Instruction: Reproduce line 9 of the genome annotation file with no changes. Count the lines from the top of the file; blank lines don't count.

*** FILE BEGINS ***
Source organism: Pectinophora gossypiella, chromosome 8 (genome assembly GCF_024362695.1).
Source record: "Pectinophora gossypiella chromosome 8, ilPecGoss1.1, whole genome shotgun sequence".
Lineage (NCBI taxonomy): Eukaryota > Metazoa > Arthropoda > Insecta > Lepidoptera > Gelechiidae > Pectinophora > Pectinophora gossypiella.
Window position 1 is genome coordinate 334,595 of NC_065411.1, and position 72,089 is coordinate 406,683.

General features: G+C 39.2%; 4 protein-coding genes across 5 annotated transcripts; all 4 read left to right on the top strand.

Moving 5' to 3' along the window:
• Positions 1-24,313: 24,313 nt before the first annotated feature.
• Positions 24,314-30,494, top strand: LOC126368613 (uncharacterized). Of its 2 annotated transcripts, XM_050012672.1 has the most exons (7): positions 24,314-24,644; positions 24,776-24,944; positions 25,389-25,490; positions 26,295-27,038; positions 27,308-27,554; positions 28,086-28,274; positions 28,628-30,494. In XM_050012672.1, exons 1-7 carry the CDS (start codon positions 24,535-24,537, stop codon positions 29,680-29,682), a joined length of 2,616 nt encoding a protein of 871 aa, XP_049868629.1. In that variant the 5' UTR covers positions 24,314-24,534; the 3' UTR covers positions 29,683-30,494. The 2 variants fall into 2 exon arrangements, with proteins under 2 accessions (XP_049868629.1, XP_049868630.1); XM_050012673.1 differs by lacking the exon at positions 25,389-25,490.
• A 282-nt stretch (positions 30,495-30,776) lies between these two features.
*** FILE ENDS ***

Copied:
• A 282-nt stretch (positions 30,495-30,776) lies between these two features.